TORONTO - The Maple Leafs are dismissing talk of a second NHL team in Toronto as little more than speculation.
Richard Peddie, president and CEO of Maple Leaf Sports and Entertainment, had little to say about a report in Tuesday's Globe and Mail suggesting NHL governors are talking informally about placing a second team in Canada's largest city.
Without rejecting the idea out of hand, Peddie said any sort of reaction to such a proposal would only come once his club's board was given a league recommendation on the matter.
That doesn't mean the Maple Leafs are burying their hands in the sand about the issue. Bouts of speculation about another team moving into Southern Ontario seems to be routine these days, and it's caught MLSE's attention.
"I think we're mindful of all trends and part of our job is to plan long term and of course we try to be cognizant of all issues and opportunities and start contemplating what the necessary resolution has to be," Peddie said in an interview.
"But that's for everything, from CBA to new broadcast deals, just anything. We're a large company and we always have a lot of things coming up and we're always trying to be proactive."
The NHL did not immediately respond to a request for comment.
Canadian businessman Jim Balsillie made a well-publicized attempt to purchase and move the Nashville Predators to Hamilton in the spring of 2007. While that deal fell through, talk of the region's ability to support another NHL team has persisted.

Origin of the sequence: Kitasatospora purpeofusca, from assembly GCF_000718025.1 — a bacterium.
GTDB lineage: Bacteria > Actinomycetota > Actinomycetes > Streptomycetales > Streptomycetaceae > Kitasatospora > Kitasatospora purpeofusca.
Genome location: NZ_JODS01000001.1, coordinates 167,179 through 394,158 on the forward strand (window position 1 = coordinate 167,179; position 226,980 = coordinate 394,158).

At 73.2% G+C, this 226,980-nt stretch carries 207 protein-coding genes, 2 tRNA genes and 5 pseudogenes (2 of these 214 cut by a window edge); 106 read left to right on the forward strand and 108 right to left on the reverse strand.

There are differing opinions on what type of impact that would have on the Leafs.
Some believe the club's monopoly and die-hard fan base would not suffer one iota, while others think the team's jaded supporters would be quick to switch allegiances.
"I'd have to wait, I don't want to speculate," said Peddie. "When and if the NHL brings the board a recommendation, we'll have a point of view at that point and time."
Leafs players believe the city can support a second NHL team, but can't see why their employers would let it happen.
"Hockey in this town is 10 times the next best market I think, but it would never happen," said veteran goalie Curtis Joseph. "It would never happen, they wouldn't let it happen, the powers that be. ...
"If you're a smart business man, I think you want to keep the monopoly," he added. "... What if that other franchise became hugely successful? If you have a say why would you (let it happen)?"
Added forward Matt Stajan: "I know it's a Leaf town and other pro hockey teams haven't done well. But it's never been the NHL. You put another NHL team and the best players in the world, I think you'll be able to have success.
"But at the same time, I don't know if the Toronto Maple Leafs would like that too much."
Anaheim Ducks GM Brian Burke wanted no part of the speculation, but took interest in Peddie's reaction.
"That's an owner-level issue," said Burke. "I think general manager's should stick to GM stuff. It certainly seems to have some logic to it or some merit to it.
"I know just from reading that story, the Leafs reaction was that they didn't slam it and say it's a poor idea."
-With files from Chris Johnston.